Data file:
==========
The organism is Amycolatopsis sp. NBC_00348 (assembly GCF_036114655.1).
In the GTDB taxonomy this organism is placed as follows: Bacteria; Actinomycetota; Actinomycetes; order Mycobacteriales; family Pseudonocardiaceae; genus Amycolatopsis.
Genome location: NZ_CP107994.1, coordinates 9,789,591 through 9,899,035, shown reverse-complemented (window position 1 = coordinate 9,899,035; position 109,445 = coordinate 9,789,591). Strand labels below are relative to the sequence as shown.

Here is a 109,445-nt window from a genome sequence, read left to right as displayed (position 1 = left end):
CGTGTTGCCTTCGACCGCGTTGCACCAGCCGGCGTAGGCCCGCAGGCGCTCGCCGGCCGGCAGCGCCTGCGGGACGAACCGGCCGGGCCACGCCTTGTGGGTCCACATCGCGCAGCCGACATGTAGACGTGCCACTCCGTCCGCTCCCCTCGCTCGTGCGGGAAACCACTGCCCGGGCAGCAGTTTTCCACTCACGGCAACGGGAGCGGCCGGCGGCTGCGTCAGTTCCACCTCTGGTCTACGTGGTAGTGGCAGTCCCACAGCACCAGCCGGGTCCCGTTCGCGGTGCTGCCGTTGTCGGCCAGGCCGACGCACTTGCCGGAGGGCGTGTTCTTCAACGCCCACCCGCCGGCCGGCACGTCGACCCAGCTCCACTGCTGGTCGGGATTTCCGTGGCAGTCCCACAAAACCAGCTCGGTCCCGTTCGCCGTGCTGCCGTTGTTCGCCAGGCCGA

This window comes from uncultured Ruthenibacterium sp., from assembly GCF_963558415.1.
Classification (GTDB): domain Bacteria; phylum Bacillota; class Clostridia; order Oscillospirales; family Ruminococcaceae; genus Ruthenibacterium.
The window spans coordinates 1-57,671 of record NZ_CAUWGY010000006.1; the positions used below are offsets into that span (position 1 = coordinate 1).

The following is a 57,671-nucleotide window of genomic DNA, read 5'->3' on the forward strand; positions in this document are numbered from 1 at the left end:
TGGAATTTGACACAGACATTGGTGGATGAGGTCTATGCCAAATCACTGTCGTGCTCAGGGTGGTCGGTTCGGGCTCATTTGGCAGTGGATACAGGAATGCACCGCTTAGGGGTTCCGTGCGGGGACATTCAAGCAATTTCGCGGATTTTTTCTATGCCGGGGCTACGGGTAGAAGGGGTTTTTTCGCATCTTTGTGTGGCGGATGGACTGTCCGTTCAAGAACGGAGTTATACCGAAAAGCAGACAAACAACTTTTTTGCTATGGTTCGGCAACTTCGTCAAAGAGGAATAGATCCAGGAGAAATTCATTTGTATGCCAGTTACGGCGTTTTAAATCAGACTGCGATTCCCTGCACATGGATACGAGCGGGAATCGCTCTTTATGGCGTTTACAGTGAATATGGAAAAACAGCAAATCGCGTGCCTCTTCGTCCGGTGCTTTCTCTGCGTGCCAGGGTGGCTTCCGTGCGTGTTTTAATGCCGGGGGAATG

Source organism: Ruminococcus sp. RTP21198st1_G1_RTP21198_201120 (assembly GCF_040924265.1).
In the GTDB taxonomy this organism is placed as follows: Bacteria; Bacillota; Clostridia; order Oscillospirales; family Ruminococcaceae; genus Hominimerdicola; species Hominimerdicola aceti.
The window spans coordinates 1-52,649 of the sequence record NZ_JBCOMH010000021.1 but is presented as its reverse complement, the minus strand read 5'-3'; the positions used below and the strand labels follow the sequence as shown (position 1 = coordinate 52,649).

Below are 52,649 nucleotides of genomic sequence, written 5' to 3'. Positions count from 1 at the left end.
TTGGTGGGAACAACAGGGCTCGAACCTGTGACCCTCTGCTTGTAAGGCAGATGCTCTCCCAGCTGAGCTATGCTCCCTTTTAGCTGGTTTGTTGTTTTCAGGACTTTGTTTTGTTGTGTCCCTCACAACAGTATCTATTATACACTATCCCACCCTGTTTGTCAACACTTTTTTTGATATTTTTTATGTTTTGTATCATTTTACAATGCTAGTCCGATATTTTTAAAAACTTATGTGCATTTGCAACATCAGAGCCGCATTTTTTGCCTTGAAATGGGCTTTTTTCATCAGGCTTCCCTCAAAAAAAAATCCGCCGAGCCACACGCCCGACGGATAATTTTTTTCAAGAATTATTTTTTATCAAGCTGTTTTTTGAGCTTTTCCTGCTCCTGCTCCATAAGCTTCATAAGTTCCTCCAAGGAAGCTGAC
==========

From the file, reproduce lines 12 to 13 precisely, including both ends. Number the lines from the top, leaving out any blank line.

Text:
In the GTDB taxonomy this organism is placed as follows: Bacteria; Bacillota; Clostridia; order Oscillospirales; family Ruminococcaceae; genus Hominimerdicola; species Hominimerdicola aceti.
The window spans coordinates 1-52,649 of the sequence record NZ_JBCOMH010000021.1 but is presented as its reverse complement, the minus strand read 5'-3'; the positions used below and the strand labels follow the sequence as shown (position 1 = coordinate 52,649).